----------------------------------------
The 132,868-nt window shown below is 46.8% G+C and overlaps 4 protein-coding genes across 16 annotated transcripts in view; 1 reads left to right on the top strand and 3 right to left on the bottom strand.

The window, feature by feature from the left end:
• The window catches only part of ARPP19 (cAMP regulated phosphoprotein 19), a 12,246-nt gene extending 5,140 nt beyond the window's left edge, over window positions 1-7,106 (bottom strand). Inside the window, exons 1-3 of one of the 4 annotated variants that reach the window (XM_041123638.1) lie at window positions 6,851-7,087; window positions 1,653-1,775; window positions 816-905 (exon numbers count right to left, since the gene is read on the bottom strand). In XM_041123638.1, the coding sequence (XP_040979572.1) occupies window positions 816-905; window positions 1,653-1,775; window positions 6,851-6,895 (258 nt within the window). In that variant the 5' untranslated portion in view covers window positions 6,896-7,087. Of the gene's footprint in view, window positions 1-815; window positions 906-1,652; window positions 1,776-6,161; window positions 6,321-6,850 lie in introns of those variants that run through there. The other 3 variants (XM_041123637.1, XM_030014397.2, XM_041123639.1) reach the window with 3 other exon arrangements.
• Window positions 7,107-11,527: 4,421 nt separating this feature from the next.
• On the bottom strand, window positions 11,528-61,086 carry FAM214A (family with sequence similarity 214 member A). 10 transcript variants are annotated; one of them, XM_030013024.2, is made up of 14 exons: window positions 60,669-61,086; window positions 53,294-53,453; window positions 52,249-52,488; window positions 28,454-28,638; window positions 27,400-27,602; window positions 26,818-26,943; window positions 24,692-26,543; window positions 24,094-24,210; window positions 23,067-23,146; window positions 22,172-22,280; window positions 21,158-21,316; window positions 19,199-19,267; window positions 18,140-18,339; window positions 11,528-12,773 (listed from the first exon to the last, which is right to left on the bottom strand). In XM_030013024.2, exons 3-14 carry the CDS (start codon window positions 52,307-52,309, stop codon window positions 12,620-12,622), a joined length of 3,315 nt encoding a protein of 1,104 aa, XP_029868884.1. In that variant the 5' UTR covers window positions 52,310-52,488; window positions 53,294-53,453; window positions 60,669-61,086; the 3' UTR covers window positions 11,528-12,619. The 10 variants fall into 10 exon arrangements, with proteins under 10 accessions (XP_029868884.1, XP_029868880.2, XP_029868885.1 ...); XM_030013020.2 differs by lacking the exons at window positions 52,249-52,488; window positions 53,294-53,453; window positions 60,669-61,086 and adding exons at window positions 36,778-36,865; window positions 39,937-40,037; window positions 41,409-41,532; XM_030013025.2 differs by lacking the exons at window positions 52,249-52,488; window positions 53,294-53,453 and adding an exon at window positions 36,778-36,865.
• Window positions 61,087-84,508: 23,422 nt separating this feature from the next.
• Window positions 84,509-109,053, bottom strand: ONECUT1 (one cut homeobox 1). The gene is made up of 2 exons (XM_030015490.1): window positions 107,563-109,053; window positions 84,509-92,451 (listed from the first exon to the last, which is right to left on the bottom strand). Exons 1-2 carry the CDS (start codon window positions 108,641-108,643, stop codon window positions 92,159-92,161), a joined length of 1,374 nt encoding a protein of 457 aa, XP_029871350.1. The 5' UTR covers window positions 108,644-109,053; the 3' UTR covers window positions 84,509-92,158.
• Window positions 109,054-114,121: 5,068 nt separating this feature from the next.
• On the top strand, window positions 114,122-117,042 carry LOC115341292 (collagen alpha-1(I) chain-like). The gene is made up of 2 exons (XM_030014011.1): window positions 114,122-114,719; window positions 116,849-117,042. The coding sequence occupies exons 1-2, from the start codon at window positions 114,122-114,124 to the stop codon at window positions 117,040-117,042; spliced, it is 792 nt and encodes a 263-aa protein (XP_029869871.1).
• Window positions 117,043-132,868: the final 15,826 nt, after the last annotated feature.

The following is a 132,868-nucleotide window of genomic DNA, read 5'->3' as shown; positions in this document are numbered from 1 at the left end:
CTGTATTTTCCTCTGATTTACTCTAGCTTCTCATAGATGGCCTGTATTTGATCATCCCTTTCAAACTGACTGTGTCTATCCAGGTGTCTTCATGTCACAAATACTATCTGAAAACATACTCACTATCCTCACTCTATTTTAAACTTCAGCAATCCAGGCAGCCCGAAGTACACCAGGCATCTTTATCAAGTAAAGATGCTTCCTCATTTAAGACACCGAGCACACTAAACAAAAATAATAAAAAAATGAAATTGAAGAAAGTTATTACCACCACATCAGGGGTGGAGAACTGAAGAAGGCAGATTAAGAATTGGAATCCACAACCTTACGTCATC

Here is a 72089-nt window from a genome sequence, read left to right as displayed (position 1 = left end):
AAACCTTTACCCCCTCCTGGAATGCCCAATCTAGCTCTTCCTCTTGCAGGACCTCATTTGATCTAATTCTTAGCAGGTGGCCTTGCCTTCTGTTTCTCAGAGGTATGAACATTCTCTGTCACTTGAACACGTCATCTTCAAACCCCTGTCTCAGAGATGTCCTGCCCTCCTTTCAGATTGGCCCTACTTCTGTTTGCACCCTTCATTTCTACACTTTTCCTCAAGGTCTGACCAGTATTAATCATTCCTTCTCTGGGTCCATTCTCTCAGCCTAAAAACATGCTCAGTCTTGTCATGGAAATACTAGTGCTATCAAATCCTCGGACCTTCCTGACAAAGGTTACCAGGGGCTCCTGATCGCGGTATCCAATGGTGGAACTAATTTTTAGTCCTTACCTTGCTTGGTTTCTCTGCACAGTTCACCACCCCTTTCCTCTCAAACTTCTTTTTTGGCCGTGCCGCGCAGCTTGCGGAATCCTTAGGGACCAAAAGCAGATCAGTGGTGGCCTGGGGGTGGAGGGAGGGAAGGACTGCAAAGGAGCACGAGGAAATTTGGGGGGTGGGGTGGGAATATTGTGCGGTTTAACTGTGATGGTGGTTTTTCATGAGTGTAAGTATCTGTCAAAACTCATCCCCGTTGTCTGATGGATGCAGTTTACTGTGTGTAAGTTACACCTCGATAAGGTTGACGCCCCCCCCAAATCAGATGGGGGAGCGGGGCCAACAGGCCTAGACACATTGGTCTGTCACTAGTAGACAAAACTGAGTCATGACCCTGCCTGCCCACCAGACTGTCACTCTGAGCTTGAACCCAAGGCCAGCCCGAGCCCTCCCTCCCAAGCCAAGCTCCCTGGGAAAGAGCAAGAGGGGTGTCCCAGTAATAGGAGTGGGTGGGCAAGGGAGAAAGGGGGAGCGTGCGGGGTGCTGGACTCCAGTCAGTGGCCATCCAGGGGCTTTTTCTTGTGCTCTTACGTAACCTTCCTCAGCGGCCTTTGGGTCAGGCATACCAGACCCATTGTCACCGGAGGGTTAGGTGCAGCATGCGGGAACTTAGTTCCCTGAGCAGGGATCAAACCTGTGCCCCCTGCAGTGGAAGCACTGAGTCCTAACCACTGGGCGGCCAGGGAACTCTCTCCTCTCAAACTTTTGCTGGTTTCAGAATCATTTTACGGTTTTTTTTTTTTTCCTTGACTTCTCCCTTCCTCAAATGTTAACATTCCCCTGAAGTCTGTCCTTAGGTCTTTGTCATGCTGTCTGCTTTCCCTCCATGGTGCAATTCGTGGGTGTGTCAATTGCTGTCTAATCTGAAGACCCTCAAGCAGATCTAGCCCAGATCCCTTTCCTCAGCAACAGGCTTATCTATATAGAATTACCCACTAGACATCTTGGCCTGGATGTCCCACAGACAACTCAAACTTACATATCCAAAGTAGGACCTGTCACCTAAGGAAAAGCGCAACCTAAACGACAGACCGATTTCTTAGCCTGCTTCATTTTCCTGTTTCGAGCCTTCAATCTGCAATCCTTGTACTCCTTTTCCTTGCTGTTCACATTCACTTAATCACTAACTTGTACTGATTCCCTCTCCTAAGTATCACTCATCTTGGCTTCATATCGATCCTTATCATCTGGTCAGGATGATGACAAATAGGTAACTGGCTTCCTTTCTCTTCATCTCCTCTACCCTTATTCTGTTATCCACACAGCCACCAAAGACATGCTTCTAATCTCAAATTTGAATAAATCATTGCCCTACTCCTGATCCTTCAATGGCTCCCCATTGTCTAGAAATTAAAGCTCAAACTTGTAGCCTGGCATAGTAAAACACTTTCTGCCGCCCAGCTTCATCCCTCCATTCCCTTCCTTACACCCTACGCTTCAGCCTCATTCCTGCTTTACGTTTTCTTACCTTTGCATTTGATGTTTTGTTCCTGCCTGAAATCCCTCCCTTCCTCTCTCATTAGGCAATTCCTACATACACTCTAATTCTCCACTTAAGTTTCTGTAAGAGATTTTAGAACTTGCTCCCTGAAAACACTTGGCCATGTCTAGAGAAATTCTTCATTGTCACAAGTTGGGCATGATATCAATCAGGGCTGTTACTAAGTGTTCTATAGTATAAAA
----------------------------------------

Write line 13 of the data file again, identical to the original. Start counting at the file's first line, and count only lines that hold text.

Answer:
Here is a 72089-nt window from a genome sequence, read left to right as displayed (position 1 = left end):